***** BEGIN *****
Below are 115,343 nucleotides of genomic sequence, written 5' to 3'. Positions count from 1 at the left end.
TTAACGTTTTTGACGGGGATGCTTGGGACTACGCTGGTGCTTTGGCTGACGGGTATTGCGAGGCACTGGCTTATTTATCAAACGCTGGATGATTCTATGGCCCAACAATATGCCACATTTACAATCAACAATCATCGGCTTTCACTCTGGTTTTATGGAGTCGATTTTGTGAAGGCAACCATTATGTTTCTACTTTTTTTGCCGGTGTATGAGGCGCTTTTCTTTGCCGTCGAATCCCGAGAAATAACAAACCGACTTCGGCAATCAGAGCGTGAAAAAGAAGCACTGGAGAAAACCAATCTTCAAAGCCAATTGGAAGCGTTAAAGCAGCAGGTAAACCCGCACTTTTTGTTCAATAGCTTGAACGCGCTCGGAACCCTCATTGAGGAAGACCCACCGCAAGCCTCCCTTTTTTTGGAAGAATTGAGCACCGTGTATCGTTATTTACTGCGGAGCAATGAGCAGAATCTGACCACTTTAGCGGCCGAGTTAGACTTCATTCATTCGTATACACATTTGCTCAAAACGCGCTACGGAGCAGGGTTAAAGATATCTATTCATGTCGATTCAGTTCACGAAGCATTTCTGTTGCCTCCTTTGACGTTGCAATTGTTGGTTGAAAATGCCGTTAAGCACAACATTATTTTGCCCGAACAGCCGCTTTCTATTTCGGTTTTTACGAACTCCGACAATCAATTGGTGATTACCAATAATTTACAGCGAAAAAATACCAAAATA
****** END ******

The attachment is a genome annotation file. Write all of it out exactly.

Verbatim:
Below are 115,343 nucleotides of genomic sequence, written 5' to 3'. Positions count from 1 at the left end.
TTAACGTTTTTGACGGGGATGCTTGGGACTACGCTGGTGCTTTGGCTGACGGGTATTGCGAGGCACTGGCTTATTTATCAAACGCTGGATGATTCTATGGCCCAACAATATGCCACATTTACAATCAACAATCATCGGCTTTCACTCTGGTTTTATGGAGTCGATTTTGTGAAGGCAACCATTATGTTTCTACTTTTTTTGCCGGTGTATGAGGCGCTTTTCTTTGCCGTCGAATCCCGAGAAATAACAAACCGACTTCGGCAATCAGAGCGTGAAAAAGAAGCACTGGAGAAAACCAATCTTCAAAGCCAATTGGAAGCGTTAAAGCAGCAGGTAAACCCGCACTTTTTGTTCAATAGCTTGAACGCGCTCGGAACCCTCATTGAGGAAGACCCACCGCAAGCCTCCCTTTTTTTGGAAGAATTGAGCACCGTGTATCGTTATTTACTGCGGAGCAATGAGCAGAATCTGACCACTTTAGCGGCCGAGTTAGACTTCATTCATTCGTATACACATTTGCTCAAAACGCGCTACGGAGCAGGGTTAAAGATATCTATTCATGTCGATTCAGTTCACGAAGCATTTCTGTTGCCTCCTTTGACGTTGCAATTGTTGGTTGAAAATGCCGTTAAGCACAACATTATTTTGCCCGAACAGCCGCTTTCTATTTCGGTTTTTACGAACTCCGACAATCAATTGGTGATTACCAATAATTTACAGCGAAAAAATACCAAAATA